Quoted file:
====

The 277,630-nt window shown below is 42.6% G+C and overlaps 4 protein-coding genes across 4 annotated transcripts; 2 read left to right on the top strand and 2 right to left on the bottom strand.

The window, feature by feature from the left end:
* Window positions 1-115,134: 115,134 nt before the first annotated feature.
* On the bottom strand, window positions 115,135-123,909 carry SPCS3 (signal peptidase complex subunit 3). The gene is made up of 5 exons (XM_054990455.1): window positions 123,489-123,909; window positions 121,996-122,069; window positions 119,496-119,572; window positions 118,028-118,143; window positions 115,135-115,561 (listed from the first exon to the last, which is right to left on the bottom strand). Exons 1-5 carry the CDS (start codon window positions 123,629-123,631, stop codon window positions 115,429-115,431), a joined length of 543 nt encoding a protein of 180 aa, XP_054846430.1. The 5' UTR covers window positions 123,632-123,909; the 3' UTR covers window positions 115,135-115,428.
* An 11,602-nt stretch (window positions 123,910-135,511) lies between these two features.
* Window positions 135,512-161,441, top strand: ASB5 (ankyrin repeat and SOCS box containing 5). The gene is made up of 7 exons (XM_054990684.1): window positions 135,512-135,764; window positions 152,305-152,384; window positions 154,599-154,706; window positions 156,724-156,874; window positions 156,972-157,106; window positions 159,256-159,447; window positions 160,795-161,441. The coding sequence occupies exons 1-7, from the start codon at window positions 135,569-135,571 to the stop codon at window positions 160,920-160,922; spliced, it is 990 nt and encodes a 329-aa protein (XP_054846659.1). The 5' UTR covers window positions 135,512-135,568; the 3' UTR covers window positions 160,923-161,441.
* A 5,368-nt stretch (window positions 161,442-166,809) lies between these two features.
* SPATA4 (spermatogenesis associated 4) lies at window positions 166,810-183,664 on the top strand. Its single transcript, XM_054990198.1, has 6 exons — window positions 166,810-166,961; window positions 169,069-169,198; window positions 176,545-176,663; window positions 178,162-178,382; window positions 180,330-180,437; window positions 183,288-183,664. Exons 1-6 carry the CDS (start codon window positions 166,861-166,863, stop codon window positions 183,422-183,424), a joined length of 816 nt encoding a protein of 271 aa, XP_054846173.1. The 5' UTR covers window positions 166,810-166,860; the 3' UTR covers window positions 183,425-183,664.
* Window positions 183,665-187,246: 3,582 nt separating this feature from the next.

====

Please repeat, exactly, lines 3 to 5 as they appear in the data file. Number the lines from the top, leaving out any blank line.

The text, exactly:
* Window positions 1-115,134: 115,134 nt before the first annotated feature.
* On the bottom strand, window positions 115,135-123,909 carry SPCS3 (signal peptidase complex subunit 3). The gene is made up of 5 exons (XM_054990455.1): window positions 123,489-123,909; window positions 121,996-122,069; window positions 119,496-119,572; window positions 118,028-118,143; window positions 115,135-115,561 (listed from the first exon to the last, which is right to left on the bottom strand). Exons 1-5 carry the CDS (start codon window positions 123,629-123,631, stop codon window positions 115,429-115,431), a joined length of 543 nt encoding a protein of 180 aa, XP_054846430.1. The 5' UTR covers window positions 123,632-123,909; the 3' UTR covers window positions 115,135-115,428.
* An 11,602-nt stretch (window positions 123,910-135,511) lies between these two features.